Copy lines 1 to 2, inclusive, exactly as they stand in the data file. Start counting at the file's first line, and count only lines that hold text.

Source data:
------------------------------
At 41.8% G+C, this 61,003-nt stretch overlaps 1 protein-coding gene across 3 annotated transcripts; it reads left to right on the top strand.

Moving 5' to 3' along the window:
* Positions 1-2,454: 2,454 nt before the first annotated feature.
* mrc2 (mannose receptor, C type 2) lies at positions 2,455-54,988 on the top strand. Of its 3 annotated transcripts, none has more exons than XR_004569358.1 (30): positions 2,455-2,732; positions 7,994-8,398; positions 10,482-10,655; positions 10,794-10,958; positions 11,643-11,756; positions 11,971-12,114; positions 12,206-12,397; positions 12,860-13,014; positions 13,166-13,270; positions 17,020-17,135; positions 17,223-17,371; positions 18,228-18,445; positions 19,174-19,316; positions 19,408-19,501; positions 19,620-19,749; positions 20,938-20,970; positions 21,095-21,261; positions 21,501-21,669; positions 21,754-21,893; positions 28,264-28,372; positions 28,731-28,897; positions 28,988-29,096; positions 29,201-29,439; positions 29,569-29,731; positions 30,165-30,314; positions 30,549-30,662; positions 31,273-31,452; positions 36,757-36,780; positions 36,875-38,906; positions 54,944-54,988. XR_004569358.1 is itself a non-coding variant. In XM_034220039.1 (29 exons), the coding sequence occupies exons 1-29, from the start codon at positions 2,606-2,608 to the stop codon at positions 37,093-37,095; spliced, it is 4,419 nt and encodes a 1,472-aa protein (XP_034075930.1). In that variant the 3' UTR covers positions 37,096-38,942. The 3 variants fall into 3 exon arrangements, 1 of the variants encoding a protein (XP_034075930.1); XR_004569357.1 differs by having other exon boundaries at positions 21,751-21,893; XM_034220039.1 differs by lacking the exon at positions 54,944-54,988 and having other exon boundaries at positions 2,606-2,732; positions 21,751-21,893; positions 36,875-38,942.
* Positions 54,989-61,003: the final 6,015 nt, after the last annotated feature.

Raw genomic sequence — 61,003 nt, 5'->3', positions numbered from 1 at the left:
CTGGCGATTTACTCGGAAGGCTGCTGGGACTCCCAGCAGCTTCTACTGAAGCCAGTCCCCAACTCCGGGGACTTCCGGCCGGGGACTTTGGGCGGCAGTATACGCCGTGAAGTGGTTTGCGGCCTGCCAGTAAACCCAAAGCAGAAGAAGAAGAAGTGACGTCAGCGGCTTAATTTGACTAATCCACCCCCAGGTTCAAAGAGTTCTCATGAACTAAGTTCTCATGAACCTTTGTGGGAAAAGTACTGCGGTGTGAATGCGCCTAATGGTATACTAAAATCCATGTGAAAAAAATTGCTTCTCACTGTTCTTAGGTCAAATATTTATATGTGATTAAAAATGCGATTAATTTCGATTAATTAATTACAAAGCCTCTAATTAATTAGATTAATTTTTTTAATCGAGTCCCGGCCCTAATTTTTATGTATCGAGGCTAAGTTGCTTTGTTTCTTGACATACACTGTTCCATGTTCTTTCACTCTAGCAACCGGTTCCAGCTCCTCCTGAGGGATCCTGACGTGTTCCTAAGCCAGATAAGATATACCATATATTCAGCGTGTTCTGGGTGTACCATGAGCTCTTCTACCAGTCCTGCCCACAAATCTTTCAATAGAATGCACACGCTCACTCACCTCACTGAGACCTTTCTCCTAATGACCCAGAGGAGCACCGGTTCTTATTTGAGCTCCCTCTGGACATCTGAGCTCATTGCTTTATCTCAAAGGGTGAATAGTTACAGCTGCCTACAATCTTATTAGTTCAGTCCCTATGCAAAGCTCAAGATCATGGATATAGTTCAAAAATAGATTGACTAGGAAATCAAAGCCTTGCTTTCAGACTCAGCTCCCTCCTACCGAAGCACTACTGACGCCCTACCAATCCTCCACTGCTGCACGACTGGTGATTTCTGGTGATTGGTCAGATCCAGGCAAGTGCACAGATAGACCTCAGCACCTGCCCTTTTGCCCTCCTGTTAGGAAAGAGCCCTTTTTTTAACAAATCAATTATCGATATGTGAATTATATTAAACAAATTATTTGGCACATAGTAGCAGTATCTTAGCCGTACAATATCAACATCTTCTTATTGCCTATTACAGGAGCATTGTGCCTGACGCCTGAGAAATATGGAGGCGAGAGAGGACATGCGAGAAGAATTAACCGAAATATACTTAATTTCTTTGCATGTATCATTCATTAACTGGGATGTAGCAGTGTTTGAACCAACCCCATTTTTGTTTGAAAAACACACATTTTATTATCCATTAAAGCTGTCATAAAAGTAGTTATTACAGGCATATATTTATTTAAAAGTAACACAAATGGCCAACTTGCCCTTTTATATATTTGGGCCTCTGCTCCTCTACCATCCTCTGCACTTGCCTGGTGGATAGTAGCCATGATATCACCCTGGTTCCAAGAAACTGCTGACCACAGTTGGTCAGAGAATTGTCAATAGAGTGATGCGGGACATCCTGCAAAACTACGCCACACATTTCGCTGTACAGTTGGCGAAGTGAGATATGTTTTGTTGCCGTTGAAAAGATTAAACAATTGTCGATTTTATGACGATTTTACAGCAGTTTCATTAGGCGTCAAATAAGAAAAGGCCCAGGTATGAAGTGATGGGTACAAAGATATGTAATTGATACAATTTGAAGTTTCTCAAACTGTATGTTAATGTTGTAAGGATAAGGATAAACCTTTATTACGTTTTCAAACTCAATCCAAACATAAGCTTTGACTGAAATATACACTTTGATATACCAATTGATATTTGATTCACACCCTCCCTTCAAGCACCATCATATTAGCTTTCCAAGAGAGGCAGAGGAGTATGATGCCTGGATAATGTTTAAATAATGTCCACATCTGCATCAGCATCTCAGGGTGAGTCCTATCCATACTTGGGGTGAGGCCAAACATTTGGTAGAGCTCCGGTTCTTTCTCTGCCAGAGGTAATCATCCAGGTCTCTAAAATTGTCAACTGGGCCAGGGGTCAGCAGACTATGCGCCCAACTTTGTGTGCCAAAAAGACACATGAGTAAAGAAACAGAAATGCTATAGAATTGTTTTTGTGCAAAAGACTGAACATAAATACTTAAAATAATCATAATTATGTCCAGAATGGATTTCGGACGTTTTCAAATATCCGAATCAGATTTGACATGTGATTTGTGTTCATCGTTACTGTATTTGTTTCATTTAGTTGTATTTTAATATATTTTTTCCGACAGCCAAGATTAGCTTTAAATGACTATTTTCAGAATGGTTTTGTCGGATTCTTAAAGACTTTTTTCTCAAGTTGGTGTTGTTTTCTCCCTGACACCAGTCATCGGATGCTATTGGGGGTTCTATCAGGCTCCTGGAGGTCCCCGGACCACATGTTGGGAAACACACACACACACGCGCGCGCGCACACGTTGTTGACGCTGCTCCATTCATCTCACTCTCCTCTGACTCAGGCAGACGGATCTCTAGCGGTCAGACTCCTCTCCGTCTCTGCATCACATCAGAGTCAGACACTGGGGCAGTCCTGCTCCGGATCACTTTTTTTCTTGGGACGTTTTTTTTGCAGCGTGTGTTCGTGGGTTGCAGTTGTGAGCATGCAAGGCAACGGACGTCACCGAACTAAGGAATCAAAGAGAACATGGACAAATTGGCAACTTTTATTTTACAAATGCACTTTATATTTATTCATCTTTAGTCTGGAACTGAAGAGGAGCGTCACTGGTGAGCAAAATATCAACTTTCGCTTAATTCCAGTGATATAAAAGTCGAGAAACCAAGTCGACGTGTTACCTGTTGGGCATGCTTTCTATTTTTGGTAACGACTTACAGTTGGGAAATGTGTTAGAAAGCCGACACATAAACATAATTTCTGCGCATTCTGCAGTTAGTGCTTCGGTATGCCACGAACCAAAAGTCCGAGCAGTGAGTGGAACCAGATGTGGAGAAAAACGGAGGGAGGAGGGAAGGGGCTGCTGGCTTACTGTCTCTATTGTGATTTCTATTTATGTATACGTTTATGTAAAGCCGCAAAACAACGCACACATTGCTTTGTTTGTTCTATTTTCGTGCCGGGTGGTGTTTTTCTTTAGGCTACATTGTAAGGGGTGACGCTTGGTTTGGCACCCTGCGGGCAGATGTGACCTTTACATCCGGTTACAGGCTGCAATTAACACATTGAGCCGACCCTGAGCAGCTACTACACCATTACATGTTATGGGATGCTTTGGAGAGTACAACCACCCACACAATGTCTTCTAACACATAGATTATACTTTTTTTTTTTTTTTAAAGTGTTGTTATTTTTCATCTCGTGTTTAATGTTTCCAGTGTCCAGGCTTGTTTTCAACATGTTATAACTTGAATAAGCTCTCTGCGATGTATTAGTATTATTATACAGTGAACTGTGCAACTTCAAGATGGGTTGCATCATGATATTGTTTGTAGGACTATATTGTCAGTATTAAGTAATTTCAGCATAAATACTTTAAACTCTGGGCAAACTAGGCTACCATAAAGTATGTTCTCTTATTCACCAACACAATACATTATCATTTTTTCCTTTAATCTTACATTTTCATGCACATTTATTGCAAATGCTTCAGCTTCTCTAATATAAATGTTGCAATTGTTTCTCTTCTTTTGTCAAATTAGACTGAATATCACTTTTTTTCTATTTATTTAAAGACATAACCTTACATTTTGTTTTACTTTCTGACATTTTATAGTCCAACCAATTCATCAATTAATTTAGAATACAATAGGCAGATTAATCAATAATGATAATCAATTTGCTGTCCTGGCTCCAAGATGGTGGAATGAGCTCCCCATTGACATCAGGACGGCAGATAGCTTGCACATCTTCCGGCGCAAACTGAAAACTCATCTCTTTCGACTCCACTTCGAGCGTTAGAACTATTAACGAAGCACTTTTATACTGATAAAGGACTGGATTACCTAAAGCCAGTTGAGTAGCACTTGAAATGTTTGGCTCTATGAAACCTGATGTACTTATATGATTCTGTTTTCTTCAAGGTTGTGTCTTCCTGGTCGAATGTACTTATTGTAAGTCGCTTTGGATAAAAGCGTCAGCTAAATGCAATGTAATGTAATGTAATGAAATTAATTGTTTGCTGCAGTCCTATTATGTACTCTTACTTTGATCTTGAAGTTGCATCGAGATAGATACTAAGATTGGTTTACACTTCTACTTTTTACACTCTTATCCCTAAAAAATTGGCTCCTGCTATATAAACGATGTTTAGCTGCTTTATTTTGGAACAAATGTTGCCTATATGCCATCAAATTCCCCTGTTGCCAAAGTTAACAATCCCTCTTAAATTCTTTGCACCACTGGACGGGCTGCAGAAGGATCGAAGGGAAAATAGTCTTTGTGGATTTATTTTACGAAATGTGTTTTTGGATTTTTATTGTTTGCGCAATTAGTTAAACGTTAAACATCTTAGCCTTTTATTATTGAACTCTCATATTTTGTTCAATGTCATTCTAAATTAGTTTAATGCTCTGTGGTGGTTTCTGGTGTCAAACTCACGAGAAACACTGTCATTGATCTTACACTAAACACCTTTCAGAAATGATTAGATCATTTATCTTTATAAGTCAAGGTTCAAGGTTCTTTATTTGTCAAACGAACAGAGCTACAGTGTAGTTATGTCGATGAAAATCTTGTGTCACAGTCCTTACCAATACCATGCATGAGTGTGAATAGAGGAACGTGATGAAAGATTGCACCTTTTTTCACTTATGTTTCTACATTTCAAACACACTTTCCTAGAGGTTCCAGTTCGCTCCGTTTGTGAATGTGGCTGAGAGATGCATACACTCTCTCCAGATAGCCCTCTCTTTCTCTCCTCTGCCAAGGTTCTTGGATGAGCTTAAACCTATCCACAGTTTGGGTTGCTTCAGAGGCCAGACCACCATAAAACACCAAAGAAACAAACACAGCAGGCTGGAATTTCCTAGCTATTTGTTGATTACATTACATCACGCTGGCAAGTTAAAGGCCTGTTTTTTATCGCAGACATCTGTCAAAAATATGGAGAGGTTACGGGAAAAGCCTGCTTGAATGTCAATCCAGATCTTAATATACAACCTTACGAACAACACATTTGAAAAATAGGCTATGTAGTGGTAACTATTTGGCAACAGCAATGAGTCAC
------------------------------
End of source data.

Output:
At 41.8% G+C, this 61,003-nt stretch overlaps 1 protein-coding gene across 3 annotated transcripts; it reads left to right on the top strand.

Moving 5' to 3' along the window: